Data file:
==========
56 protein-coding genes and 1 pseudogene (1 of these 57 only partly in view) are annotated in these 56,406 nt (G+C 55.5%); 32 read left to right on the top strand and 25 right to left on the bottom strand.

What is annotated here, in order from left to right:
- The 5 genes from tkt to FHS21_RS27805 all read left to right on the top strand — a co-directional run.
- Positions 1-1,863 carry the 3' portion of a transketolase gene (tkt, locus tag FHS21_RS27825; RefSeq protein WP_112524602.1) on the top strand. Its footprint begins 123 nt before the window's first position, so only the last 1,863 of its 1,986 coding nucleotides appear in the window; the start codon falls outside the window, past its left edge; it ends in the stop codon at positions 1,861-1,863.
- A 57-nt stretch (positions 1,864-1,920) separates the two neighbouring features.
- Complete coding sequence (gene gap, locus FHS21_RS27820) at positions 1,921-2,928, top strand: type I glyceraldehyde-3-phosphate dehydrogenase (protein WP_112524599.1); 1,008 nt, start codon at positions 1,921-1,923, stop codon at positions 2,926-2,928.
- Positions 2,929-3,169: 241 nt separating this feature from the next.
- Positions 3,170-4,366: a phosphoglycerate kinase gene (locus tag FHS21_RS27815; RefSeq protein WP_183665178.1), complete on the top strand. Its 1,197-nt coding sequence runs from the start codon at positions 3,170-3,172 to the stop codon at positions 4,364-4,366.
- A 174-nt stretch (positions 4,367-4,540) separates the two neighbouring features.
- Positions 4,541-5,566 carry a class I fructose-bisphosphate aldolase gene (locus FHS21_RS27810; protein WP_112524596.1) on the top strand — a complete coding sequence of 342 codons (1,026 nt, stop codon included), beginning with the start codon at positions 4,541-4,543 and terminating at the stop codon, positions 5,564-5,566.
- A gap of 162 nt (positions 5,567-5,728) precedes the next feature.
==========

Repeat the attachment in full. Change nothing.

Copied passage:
56 protein-coding genes and 1 pseudogene (1 of these 57 only partly in view) are annotated in these 56,406 nt (G+C 55.5%); 32 read left to right on the top strand and 25 right to left on the bottom strand.

What is annotated here, in order from left to right:
- The 5 genes from tkt to FHS21_RS27805 all read left to right on the top strand — a co-directional run.
- Positions 1-1,863 carry the 3' portion of a transketolase gene (tkt, locus tag FHS21_RS27825; RefSeq protein WP_112524602.1) on the top strand. Its footprint begins 123 nt before the window's first position, so only the last 1,863 of its 1,986 coding nucleotides appear in the window; the start codon falls outside the window, past its left edge; it ends in the stop codon at positions 1,861-1,863.
- A 57-nt stretch (positions 1,864-1,920) separates the two neighbouring features.
- Complete coding sequence (gene gap, locus FHS21_RS27820) at positions 1,921-2,928, top strand: type I glyceraldehyde-3-phosphate dehydrogenase (protein WP_112524599.1); 1,008 nt, start codon at positions 1,921-1,923, stop codon at positions 2,926-2,928.
- Positions 2,929-3,169: 241 nt separating this feature from the next.
- Positions 3,170-4,366: a phosphoglycerate kinase gene (locus tag FHS21_RS27815; RefSeq protein WP_183665178.1), complete on the top strand. Its 1,197-nt coding sequence runs from the start codon at positions 3,170-3,172 to the stop codon at positions 4,364-4,366.
- A 174-nt stretch (positions 4,367-4,540) separates the two neighbouring features.
- Positions 4,541-5,566 carry a class I fructose-bisphosphate aldolase gene (locus FHS21_RS27810; protein WP_112524596.1) on the top strand — a complete coding sequence of 342 codons (1,026 nt, stop codon included), beginning with the start codon at positions 4,541-4,543 and terminating at the stop codon, positions 5,564-5,566.
- A gap of 162 nt (positions 5,567-5,728) precedes the next feature.